beyond a simple facelift
The creation of the first Rehabilitation Living Lab in the Mall, or RehabMALL, in North America.
By Caroline Arbour
You have no doubt noticed that, after two years of renovations, Alexis Nihon Plaza is now sporting a much-needed new look.
Minor work was done to the 1967 building some twenty years ago, but by and large, the shopping centre remained unchanged since the 1980s. By the beginning of this decade, both the interior and exterior were showing their age. The wheels were set in motion for a major revamp, not only to improve the aesthetics – and therefore, the shopping experience – but also to make the mall more functional.
The company that owns Alexis Nihon, Cominar REIT, planned to begin renovations two years ago. But at about the same time, the Centre for Interdisciplinary Research in Rehabilitation of Greater Montreal (CRIR) came knocking on their door with a proposal. The research centre’s mission is to facilitate research aimed at helping people living with a physical impairment affecting their mobility, sight, hearing or speech to become more autonomous and to facilitate their social integration by way of research.
Making malls accessible is important because they not only offer products and services that meet a person’s basic needs, they are places to socialize and be entertained.
The CRIR intended to study the factors that promote or hinder the inclusion of disabled persons and to test new technologies in a specific environment: the shopping centre. Alexis Nihon seemed like a perfect location to carry out this exercise since it was not universally accessible at the time. Talks led to a fruitful partnership with the creation of the first Rehabilitation Living Lab in the Mall, or RehabMALL, in North America.
In 2011, one third of Quebecers aged 15 years and older had a disability restricting their everyday activities or interfering with their ability to participate in their community. When seniors are included, the proportion of those who have difficulty with everyday tasks like shopping rises to 48%.
Making malls accessible is important because they not only offer products and services that meet a person’s basic needs, but they are places to socialize and to be entertained. Changing the physical environment by adding ramps and elevators is only one aspect of improving accessibility. Equally necessary is raising public awareness about disability so that there will be a move toward greater social inclusion.
By participating in the CRIR’s living lab, Alexis Nihon committed to becoming more accessible. In an effort to do things right from the very start, the shopping centre opened its doors to researchers before launching the renovations. In the company of persons with motor, sensory and cognitive handicaps, teams of experts analyzed the environment in great detail. They also sought the input of rehabilitation practitioners and mall business owners. Conclusion? There was work to be done.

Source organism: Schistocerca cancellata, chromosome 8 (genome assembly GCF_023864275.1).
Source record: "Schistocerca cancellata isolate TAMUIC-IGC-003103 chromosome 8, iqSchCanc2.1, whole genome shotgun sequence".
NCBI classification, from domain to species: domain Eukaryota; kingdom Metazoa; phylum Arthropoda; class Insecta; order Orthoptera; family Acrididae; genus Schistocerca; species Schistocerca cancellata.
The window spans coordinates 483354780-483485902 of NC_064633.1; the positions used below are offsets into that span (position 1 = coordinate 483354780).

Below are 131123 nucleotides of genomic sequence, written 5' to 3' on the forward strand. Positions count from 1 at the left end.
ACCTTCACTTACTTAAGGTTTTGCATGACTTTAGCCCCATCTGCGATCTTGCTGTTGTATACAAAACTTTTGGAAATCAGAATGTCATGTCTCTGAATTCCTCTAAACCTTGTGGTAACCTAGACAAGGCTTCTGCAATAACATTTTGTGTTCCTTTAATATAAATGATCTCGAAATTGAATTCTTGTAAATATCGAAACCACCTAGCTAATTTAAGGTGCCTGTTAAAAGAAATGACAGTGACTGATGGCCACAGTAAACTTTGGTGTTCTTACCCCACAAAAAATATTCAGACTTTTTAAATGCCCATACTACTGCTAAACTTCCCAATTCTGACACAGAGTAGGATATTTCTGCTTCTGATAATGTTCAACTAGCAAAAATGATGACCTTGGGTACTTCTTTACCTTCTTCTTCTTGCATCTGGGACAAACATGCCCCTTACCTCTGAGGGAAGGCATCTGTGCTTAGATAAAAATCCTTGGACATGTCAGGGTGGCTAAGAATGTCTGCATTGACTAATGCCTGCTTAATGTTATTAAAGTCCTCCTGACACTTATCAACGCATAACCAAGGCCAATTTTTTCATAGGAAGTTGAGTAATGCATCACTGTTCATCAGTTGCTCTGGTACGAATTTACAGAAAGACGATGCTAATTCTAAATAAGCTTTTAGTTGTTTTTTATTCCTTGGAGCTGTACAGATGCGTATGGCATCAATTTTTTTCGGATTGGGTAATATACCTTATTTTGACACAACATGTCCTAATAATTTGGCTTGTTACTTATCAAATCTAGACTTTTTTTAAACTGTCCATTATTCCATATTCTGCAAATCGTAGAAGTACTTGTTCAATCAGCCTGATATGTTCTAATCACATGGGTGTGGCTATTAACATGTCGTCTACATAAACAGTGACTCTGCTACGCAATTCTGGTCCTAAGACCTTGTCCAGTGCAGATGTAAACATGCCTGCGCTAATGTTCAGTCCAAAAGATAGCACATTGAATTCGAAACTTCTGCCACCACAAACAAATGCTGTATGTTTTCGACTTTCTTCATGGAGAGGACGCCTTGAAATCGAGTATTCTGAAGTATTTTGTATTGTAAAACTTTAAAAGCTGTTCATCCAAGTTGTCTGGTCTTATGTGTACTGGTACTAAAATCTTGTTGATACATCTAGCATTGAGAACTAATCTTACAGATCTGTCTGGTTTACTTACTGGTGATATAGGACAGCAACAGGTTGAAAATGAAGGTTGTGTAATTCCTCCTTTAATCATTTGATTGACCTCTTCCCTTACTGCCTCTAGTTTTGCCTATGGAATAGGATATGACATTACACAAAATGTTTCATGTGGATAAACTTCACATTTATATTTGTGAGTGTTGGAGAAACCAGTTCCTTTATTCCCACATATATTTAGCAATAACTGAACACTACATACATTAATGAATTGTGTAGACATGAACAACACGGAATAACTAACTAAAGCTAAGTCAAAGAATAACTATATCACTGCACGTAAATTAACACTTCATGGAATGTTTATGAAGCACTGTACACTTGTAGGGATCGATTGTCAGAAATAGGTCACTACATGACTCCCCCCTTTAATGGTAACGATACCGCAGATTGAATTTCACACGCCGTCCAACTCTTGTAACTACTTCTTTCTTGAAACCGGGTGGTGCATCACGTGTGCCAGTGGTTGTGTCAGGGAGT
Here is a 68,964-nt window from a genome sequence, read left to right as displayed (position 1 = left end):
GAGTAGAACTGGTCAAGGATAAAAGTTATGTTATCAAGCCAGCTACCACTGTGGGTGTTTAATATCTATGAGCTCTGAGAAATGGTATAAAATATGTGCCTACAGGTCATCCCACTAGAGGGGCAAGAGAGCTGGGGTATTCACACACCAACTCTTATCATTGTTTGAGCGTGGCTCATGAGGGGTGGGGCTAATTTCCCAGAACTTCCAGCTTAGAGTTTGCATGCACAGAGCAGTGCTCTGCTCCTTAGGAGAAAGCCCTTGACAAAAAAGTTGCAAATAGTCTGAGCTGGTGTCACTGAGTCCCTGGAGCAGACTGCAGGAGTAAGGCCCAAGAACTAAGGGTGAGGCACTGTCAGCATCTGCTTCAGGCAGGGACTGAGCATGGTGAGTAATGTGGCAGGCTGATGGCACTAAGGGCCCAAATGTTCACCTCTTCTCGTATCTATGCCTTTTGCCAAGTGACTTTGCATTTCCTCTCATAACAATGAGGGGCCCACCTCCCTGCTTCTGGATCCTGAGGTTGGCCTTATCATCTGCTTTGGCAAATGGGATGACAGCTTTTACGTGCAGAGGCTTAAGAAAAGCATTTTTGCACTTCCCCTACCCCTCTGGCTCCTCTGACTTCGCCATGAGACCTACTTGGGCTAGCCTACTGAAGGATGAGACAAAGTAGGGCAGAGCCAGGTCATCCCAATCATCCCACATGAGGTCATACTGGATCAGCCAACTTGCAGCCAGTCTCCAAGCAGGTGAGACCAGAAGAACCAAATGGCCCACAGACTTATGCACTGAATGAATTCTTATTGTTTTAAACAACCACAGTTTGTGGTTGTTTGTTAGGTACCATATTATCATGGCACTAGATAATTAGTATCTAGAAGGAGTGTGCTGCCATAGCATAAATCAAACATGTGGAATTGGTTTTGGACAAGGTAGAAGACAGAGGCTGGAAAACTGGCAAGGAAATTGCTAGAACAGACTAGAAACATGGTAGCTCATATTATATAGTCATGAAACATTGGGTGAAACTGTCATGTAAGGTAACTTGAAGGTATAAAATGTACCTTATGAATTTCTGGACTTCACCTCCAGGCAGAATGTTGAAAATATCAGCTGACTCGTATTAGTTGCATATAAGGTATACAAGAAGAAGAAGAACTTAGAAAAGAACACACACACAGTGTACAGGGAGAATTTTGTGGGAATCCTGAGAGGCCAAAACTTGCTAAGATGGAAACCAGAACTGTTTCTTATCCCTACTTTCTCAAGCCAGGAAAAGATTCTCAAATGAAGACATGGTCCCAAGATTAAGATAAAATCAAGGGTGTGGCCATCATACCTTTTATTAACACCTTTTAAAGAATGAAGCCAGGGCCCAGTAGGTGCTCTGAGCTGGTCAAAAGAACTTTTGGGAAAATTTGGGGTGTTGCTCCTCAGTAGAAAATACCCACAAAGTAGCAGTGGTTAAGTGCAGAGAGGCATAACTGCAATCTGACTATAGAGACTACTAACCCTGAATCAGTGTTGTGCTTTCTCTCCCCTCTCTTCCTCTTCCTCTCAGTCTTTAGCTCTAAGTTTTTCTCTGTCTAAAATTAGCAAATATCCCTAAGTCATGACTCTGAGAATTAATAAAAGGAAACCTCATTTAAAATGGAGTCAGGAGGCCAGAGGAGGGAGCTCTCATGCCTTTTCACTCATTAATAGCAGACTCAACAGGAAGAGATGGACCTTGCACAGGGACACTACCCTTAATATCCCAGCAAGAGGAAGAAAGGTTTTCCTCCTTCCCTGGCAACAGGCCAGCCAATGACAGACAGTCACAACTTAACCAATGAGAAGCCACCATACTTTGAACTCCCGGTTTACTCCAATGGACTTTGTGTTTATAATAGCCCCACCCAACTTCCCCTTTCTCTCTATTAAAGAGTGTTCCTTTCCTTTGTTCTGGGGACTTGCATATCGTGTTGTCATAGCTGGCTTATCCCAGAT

Shoppers in wheelchairs had to make a 40-minute detour to reach an accessible entrance because there were too few ramps. Alexis Nihon only had one service elevator, which was hard to access and next to impossible to find. Shiny floors created lighting contrasts that were challenging for people with impaired vision. In addition, interior information signs hung too high, were insufficiently lit and the lettering was too small.
Changing the physical environment by adding ramps and elevators is only one aspect of improving accessibility. Equally necessary is raising public awareness about disability so that there will be a move toward greater social inclusion.
A transformation that benefits everyone
Researchers shared their findings with the renovation supervisors who, along with CRIR researcher and interior designer Dr Tiiu Poldma, came up with practical and feasible retrofits.
Today, Alexis Nihon has two new wheelchair access ramps at the Sainte-Catherine Street and Atwater metro entrances. A panoramic elevator large enough to fit three wheelchairs is centrally located at the western end of the atrium. Washrooms at street level include adapted facilities. Floor tiles feature an antireflective coating and finally, the information booth now sits on the edge of the atrium at street level, where it is visible from everywhere in the shopping mall.
These improvements have had notable repercussions. According to preliminary observations, the number of visitors to Alexis Nihon who use mobility aids has risen since the renovations. But they are not the only ones to enjoy the changes made. Seniors, parents with strollers, and shop owners who need to move merchandise are now taking the ramps and the elevator.
If any lesson is to be drawn from the Living Lab experiment, it is that combined efforts can make a significant difference in the quality of life of disabled citizens while at the same time benefitting the entire community.
An “open house” to celebrate and showcase the achievements of the Living Lab will take place on November 3rd at Alexis Nihon. The public is invited to come discover the full scope of the Living Lab project that extends beyond the renovations. Find out more in next week’s edition of Westmount Magazine.